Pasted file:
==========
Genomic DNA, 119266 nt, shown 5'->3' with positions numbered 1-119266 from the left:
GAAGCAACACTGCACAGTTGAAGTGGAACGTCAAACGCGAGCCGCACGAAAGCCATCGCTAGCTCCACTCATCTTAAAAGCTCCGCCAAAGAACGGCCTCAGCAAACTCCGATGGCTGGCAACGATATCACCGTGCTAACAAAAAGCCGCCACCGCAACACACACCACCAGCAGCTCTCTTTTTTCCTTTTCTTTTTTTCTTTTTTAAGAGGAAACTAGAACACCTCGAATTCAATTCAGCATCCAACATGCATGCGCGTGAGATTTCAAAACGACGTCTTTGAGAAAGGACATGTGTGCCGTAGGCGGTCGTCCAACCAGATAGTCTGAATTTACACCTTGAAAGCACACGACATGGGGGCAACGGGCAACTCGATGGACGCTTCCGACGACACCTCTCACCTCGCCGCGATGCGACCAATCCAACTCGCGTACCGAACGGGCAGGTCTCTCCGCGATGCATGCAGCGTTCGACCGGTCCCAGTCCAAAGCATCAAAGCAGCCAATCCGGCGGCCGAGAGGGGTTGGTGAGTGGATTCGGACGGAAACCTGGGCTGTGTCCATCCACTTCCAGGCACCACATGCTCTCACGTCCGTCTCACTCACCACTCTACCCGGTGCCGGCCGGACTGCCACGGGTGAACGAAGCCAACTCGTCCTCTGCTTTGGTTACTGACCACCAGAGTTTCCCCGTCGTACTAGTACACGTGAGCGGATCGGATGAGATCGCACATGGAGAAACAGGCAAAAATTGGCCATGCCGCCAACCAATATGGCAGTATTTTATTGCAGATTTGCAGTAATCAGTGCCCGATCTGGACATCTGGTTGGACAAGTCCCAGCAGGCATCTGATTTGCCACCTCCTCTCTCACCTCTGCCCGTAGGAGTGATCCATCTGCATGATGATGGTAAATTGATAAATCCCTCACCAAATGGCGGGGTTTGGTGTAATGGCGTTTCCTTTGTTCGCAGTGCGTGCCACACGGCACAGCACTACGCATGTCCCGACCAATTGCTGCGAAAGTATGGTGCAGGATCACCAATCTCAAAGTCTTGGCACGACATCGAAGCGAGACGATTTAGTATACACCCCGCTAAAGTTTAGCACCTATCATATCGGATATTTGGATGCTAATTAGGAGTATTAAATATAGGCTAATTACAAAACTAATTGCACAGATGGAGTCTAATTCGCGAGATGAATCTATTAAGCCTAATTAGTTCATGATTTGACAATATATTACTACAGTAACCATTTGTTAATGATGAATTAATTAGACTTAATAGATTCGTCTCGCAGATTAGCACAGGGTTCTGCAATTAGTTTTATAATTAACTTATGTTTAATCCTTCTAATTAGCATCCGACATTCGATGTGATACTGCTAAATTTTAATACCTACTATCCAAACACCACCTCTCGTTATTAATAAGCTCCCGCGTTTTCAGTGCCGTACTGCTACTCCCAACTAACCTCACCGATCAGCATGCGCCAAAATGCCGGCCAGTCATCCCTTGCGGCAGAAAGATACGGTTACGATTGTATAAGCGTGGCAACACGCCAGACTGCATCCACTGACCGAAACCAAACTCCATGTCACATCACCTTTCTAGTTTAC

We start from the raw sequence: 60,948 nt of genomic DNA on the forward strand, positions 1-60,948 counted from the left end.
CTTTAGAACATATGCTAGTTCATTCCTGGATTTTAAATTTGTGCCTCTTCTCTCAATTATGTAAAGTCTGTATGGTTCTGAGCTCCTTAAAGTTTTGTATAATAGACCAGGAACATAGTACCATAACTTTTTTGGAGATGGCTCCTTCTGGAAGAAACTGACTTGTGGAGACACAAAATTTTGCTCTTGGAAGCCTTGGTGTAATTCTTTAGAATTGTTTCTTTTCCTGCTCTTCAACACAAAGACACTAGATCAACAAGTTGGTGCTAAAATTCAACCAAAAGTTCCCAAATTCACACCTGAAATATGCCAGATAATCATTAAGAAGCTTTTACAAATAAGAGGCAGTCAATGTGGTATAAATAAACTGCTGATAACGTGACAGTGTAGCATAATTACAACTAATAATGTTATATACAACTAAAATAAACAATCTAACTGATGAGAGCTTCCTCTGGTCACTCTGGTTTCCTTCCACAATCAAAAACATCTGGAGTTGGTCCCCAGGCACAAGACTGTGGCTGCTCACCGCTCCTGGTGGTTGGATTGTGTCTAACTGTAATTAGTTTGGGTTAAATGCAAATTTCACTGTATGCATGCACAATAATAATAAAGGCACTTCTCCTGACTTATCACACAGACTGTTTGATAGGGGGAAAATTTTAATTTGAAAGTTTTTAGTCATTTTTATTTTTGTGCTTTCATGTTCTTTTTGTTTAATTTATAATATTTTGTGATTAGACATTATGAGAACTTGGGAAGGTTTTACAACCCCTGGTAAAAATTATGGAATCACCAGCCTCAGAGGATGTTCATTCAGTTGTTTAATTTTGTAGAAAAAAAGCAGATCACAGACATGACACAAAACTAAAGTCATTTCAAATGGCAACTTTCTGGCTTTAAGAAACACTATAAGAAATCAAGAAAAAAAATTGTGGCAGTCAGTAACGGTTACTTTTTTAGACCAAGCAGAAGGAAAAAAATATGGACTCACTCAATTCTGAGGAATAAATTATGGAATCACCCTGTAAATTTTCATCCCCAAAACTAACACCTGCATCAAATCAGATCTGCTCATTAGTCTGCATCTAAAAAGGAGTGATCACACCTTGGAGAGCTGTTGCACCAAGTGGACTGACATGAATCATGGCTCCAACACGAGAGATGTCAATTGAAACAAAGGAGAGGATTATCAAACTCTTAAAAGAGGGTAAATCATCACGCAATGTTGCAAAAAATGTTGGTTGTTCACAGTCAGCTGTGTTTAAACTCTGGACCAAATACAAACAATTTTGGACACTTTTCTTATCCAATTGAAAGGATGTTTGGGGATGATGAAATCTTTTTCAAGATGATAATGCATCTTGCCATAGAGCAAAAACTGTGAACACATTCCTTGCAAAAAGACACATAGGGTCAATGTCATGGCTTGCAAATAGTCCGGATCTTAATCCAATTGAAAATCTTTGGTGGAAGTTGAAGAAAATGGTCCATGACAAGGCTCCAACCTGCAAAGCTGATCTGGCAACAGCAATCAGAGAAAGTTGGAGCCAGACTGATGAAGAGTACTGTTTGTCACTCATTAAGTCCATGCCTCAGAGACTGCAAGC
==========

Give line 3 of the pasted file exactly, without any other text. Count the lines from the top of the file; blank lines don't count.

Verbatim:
We start from the raw sequence: 60,948 nt of genomic DNA on the forward strand, positions 1-60,948 counted from the left end.